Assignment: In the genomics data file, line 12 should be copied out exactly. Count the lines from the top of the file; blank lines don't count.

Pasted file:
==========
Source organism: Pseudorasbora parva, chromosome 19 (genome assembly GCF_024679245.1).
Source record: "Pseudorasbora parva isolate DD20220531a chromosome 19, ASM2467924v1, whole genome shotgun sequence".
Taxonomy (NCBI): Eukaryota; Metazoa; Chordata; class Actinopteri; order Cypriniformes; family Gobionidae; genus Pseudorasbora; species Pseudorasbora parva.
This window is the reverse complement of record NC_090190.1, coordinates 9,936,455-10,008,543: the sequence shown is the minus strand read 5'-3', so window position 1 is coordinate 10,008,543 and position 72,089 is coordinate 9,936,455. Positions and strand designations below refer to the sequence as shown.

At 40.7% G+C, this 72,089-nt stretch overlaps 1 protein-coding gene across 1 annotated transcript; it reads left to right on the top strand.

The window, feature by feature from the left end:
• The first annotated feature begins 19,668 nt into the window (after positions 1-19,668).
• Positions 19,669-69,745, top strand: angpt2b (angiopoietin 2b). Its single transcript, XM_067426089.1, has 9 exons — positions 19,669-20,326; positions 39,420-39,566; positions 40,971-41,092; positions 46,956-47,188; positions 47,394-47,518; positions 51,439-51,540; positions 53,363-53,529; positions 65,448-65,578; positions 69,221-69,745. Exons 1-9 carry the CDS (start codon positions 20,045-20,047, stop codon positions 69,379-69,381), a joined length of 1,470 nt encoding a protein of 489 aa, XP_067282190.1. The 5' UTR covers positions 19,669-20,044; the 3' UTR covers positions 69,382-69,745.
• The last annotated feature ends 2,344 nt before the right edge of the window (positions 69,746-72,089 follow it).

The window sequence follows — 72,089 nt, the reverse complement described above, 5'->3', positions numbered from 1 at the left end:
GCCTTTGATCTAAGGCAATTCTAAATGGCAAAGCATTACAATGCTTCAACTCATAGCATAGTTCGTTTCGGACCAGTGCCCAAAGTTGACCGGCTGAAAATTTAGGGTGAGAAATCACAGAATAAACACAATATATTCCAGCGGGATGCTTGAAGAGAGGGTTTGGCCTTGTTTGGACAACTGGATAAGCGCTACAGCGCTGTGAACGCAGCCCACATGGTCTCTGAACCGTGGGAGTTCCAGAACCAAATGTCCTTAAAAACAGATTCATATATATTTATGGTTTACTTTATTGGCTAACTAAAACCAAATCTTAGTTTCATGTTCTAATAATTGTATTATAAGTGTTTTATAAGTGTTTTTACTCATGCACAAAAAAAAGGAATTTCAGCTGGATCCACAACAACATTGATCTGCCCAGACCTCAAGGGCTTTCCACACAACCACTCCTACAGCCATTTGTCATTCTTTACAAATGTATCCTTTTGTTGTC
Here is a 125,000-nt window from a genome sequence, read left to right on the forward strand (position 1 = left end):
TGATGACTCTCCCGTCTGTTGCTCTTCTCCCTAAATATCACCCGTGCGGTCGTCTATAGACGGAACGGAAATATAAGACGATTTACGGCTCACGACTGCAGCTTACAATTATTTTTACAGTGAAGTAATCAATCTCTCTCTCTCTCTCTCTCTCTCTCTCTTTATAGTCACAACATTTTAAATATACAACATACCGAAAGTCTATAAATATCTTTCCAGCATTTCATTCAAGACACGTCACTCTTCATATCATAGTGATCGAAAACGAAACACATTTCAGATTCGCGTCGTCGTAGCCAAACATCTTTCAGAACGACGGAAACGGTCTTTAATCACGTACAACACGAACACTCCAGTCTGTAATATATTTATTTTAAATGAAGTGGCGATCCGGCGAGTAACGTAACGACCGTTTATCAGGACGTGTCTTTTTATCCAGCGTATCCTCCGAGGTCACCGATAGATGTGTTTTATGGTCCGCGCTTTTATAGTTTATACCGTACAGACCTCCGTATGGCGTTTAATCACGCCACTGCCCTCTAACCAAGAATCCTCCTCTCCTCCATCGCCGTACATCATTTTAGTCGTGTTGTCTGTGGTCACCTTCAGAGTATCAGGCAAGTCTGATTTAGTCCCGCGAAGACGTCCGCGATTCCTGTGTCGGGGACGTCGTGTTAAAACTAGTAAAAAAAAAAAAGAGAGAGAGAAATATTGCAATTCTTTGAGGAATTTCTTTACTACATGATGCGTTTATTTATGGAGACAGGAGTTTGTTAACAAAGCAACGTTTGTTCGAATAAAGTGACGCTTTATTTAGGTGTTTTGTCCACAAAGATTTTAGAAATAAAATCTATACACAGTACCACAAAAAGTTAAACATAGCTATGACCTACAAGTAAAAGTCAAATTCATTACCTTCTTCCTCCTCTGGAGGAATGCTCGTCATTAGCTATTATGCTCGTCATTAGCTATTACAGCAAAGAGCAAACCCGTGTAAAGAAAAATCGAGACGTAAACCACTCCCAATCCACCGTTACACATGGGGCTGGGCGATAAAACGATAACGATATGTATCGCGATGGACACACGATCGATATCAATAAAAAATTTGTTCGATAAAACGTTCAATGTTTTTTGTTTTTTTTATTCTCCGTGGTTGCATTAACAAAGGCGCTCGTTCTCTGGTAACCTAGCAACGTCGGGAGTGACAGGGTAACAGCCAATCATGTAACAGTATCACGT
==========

Here is a 125,000-nt window from a genome sequence, read left to right on the forward strand (position 1 = left end):